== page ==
"Freak Accident" At Holiday Injures Sundance Attendees
by Mark J. Huisman
Three Sundance Film Festival patrons were injured Tuesday night in an accident at the Holiday Village Cinemas. A piece of ventilation duct fell from its mooring and landed on two rows of seats directly below the projection booth. The most badly injured patron was a man with a half-inch bleeding cut on his forehead. Park City paramedics removed that patron on a stretcher and took him to a local clinic where he was treated and later released. Two other patrons, man who did not appear to have physical injuries and a woman who was visibly distraught were examined by paramedics and released at the theater.
In a prepared statement released yesterday, Sundance Media Executive Manager R.J. Millard said, "The building was inspected and approved following the incident last night by Park City fire officials and the screening was completed."
The film being shown was Chris Smith's "American Movie." After Rolf Gibbs' short, "The Last Guy to Let You Down," Smith introduced his film and the lights went down. Then the duct fell, landing on patrons below. A scuffle broke out in the dark, accompanied by shouts of "Bring up the lights!" and "Call 911!"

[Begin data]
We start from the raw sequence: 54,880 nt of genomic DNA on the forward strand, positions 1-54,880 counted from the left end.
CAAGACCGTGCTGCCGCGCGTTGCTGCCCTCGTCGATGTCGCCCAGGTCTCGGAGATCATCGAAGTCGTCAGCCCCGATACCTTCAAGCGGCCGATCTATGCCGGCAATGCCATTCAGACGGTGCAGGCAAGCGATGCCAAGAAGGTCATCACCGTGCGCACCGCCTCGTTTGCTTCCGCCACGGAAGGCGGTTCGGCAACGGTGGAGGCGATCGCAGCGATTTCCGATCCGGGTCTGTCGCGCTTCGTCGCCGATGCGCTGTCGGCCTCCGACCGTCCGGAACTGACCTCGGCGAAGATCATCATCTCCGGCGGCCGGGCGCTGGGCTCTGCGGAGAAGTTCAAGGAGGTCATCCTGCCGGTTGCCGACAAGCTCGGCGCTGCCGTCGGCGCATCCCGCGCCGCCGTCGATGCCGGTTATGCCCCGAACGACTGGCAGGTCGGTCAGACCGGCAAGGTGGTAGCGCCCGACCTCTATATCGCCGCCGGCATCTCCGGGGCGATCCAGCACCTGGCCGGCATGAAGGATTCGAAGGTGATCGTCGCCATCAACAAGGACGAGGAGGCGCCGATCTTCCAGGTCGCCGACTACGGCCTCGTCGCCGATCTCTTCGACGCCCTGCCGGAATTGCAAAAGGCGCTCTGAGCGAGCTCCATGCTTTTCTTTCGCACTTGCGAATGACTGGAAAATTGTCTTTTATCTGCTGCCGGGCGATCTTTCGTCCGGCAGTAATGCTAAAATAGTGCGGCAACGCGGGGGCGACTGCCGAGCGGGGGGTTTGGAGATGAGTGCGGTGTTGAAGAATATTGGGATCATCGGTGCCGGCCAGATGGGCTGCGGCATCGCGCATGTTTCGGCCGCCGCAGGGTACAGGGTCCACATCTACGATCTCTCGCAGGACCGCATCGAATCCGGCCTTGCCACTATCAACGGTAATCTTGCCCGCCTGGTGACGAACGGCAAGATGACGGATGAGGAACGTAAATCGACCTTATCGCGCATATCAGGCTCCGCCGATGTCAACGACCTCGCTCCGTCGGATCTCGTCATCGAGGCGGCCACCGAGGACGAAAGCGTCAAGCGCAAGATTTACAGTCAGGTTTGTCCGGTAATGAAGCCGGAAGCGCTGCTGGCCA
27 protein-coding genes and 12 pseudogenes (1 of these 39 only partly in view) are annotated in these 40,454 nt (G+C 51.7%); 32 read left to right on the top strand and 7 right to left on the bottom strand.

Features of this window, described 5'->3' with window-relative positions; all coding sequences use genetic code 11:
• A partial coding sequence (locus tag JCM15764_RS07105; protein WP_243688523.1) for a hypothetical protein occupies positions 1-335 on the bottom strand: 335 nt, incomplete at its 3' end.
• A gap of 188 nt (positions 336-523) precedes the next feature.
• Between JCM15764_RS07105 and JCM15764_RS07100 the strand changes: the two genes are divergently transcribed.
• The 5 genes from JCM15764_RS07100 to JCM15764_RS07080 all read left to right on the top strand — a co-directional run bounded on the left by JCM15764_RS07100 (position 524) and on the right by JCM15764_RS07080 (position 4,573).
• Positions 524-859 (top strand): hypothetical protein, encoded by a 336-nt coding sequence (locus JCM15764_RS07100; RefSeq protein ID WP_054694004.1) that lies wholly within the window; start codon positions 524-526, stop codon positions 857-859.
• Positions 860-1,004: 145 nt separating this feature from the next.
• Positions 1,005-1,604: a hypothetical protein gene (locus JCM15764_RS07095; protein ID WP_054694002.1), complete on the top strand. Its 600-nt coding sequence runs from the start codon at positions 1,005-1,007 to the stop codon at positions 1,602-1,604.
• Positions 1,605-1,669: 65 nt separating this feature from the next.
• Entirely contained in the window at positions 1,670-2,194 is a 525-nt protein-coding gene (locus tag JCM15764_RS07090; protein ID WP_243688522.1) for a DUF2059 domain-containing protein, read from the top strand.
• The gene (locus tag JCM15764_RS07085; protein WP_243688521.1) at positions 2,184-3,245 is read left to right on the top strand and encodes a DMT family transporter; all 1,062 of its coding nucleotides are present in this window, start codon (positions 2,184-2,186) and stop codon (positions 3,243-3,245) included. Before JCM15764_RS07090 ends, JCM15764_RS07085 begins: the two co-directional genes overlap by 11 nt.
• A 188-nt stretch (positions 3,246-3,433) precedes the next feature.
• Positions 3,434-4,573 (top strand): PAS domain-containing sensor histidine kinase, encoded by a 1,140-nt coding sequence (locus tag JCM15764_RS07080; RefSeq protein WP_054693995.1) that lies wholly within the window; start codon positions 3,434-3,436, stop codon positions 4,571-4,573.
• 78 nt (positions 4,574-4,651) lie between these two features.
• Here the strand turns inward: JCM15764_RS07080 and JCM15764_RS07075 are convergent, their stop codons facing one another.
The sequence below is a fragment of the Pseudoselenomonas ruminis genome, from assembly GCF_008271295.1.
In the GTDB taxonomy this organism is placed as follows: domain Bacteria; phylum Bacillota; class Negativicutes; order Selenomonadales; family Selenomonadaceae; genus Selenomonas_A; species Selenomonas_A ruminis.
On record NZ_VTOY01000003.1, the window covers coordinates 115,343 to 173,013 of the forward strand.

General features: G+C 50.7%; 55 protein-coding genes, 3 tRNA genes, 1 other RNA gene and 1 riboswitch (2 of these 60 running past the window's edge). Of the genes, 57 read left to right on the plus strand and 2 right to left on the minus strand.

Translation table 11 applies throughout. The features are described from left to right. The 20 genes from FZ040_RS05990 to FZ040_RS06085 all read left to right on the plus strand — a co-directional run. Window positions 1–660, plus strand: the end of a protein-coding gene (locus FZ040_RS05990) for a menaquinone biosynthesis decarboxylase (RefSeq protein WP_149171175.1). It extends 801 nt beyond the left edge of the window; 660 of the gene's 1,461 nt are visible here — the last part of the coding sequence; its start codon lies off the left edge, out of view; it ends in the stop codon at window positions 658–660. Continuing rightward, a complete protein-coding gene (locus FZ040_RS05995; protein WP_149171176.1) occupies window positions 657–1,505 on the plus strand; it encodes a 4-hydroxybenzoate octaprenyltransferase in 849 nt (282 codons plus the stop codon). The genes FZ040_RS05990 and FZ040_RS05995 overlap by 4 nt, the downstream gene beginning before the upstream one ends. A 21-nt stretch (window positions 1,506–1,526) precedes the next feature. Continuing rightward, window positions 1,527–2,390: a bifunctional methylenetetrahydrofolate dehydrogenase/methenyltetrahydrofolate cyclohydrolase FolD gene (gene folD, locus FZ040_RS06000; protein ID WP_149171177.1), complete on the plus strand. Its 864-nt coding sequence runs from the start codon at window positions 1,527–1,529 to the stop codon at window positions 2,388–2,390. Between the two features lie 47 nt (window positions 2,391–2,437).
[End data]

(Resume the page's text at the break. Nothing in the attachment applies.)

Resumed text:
Several audience members rushed to aid others trapped underneath the duct, raising it and holding it in the air. Theater staffers rushed between the lobby to the theater, repeatedly shouting into their headsets. Patrons passed the duct toward the aisle and handed it to a theater staffer, who took it into the lobby.
Kurt Simister of the Park City Buildings Department, conducted a visual examination of Holiday Village Cinemas after learning about the accident this morning. Simister conducted a full inspection of all three theaters this afternoon with the festival's cooperation.
"Officials re-inspected the building and approved the facility," he said. "Screenings are proceeding as scheduled."
Simister said "the freak accident" that occurred in part because the duct work had been in place for twenty years. He believes the tape securing the duct came loose and caused the fall, an event that "could not have been foreseen."
"This particular piece [contained] a grill," Simister continued. "That's probably what injured the patrons." Simister also said tape was not sufficient to hold the duct in place and found similar conditions with another duct in another Holiday Village theater.
"The second theater has the same condition," he told indieWIRE. "There is supposed to be belting around the front, but there was not." Simister instructed the theater manager to belt the duct temporarily and ordered it permanently fixed after the festival closes.